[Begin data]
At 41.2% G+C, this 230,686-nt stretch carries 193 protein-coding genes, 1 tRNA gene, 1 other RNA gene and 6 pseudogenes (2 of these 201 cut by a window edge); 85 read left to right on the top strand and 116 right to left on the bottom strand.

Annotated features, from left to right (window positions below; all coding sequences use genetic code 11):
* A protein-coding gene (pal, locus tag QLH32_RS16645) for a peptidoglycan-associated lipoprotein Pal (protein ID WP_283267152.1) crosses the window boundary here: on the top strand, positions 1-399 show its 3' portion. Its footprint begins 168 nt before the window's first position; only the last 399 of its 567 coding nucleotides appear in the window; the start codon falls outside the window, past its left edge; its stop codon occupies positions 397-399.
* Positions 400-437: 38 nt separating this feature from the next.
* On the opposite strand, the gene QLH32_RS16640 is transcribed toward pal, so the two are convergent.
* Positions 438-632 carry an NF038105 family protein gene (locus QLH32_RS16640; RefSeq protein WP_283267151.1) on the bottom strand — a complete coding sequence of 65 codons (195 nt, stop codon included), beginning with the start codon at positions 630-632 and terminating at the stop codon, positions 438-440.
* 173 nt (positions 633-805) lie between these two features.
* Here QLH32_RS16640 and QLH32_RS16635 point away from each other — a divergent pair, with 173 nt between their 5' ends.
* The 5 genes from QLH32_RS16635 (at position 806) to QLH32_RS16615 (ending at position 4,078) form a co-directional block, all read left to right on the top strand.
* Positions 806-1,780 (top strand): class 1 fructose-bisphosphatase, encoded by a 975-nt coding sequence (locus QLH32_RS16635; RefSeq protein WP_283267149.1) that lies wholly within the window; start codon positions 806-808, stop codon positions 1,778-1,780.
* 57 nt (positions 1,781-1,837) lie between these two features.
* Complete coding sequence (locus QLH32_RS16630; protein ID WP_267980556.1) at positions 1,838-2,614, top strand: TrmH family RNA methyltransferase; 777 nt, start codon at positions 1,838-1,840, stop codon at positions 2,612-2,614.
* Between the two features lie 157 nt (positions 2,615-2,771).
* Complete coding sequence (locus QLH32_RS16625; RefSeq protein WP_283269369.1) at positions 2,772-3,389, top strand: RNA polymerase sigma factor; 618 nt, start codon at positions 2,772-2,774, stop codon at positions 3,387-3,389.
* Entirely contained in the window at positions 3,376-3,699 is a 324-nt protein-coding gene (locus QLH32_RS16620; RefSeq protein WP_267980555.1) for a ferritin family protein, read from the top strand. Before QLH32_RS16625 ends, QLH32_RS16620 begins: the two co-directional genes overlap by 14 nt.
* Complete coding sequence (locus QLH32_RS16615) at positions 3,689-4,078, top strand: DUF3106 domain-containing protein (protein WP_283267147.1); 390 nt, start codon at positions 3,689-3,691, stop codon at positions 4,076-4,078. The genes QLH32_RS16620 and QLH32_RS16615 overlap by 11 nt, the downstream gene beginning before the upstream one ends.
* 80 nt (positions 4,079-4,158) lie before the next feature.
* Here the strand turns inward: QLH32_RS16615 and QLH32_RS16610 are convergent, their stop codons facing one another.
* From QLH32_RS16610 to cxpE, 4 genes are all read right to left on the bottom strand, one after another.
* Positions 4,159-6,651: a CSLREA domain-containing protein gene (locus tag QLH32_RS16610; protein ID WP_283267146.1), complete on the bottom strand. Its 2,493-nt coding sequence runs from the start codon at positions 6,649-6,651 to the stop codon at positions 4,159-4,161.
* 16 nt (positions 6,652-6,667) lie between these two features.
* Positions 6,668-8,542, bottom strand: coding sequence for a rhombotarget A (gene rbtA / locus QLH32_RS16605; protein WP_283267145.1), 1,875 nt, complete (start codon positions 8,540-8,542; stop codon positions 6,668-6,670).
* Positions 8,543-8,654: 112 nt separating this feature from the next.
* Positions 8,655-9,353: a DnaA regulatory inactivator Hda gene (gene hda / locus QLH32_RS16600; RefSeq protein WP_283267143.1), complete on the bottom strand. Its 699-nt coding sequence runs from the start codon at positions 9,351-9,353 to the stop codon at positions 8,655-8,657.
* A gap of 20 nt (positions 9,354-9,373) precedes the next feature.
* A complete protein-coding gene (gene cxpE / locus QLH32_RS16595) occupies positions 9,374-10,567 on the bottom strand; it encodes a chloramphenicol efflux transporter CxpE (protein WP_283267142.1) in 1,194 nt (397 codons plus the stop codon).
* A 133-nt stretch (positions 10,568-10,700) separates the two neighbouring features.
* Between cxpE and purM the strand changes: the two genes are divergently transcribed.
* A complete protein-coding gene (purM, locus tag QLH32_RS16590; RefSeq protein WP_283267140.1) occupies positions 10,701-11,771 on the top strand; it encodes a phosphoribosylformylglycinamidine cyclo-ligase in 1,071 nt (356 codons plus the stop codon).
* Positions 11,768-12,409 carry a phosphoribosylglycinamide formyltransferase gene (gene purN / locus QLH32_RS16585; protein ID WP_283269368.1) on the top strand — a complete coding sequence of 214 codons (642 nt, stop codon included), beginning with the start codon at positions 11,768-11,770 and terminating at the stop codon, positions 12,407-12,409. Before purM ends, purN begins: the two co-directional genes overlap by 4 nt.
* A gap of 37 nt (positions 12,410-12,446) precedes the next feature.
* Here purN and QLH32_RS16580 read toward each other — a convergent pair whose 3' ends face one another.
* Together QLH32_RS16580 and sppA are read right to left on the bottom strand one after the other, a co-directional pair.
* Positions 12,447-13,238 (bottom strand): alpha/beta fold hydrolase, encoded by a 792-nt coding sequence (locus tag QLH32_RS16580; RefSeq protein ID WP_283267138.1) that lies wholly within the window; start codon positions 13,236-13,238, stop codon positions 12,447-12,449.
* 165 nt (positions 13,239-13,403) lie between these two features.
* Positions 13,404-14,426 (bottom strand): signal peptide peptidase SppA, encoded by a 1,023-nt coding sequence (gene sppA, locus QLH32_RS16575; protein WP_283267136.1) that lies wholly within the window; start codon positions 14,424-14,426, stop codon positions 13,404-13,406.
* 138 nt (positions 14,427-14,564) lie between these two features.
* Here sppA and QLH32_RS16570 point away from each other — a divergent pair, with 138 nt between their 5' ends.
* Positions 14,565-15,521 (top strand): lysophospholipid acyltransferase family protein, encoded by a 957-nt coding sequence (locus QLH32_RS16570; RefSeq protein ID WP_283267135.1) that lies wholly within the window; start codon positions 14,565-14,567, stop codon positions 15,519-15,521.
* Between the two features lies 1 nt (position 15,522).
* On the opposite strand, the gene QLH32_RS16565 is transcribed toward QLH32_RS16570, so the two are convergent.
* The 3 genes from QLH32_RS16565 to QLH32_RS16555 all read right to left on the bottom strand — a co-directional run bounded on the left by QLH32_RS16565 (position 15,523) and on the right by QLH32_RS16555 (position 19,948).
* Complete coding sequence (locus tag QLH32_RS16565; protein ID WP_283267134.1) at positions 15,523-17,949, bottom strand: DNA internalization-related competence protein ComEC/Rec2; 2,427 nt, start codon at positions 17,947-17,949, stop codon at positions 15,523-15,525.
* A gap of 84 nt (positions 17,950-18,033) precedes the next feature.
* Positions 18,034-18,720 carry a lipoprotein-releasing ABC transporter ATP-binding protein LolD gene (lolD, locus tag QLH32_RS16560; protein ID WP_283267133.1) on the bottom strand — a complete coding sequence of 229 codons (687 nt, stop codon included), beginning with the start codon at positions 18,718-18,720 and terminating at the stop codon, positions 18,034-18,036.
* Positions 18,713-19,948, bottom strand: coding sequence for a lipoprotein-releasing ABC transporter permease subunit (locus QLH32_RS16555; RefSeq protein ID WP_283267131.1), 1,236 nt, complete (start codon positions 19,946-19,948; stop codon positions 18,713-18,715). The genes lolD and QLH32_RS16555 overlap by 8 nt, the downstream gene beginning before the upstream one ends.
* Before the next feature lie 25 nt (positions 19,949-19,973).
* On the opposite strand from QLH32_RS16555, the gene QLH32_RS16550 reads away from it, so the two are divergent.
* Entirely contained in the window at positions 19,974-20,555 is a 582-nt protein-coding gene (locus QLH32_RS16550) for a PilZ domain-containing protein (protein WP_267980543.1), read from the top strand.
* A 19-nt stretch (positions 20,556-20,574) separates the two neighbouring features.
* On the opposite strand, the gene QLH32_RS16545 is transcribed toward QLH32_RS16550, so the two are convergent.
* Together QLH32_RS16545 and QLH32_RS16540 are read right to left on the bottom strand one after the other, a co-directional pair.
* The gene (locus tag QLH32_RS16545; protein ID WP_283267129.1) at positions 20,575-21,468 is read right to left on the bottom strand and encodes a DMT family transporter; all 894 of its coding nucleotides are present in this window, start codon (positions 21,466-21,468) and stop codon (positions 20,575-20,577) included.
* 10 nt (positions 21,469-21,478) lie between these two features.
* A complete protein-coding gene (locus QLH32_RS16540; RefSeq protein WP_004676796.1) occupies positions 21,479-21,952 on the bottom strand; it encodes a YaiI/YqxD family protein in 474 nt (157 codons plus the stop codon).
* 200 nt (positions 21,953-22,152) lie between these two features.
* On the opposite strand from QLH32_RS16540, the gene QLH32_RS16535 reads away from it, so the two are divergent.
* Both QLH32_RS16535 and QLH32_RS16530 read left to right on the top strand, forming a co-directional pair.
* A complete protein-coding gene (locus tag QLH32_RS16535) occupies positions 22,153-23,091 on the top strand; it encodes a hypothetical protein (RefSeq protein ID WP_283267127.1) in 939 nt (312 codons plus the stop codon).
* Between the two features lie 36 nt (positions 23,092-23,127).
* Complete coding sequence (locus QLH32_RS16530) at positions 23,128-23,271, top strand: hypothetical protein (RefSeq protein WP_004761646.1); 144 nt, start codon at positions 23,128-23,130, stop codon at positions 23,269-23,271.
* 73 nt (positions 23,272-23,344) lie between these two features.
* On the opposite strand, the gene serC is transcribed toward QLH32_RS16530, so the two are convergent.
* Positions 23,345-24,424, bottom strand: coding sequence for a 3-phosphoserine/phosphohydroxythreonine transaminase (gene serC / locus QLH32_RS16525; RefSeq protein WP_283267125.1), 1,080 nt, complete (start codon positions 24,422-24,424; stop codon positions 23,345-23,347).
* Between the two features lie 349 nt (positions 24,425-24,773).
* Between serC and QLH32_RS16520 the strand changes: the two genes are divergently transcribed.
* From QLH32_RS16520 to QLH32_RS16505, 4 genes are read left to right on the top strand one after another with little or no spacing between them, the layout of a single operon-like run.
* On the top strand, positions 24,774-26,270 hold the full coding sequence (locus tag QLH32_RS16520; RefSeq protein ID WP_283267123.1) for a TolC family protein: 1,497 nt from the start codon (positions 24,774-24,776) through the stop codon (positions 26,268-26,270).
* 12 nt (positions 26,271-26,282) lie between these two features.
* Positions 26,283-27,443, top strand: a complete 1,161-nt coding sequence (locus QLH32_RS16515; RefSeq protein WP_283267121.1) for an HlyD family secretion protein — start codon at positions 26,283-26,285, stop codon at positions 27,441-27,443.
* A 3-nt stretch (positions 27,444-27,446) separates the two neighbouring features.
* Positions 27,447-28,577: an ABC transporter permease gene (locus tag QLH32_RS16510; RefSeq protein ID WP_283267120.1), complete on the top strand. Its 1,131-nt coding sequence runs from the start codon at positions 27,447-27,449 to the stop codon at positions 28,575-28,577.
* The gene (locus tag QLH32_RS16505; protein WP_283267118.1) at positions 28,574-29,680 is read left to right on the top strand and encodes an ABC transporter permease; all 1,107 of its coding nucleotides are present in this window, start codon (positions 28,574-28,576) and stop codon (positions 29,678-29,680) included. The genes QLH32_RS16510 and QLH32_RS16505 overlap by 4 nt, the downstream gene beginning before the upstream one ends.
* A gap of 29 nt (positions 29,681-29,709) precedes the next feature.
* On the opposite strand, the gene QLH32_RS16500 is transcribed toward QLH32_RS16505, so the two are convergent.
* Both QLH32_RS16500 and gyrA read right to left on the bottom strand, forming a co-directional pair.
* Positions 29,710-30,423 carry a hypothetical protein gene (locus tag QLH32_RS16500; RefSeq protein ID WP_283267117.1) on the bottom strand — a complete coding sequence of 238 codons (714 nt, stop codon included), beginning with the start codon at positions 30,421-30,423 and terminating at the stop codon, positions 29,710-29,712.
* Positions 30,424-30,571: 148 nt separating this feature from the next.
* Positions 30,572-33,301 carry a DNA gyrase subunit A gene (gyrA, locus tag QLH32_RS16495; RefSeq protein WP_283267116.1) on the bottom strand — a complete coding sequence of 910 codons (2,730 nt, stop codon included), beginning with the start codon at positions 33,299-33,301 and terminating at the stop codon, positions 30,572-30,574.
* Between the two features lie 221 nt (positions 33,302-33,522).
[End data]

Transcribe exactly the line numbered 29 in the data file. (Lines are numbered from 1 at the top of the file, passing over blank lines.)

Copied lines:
* A complete protein-coding gene (purM, locus tag QLH32_RS16590; RefSeq protein WP_283267140.1) occupies positions 10,701-11,771 on the top strand; it encodes a phosphoribosylformylglycinamidine cyclo-ligase in 1,071 nt (356 codons plus the stop codon).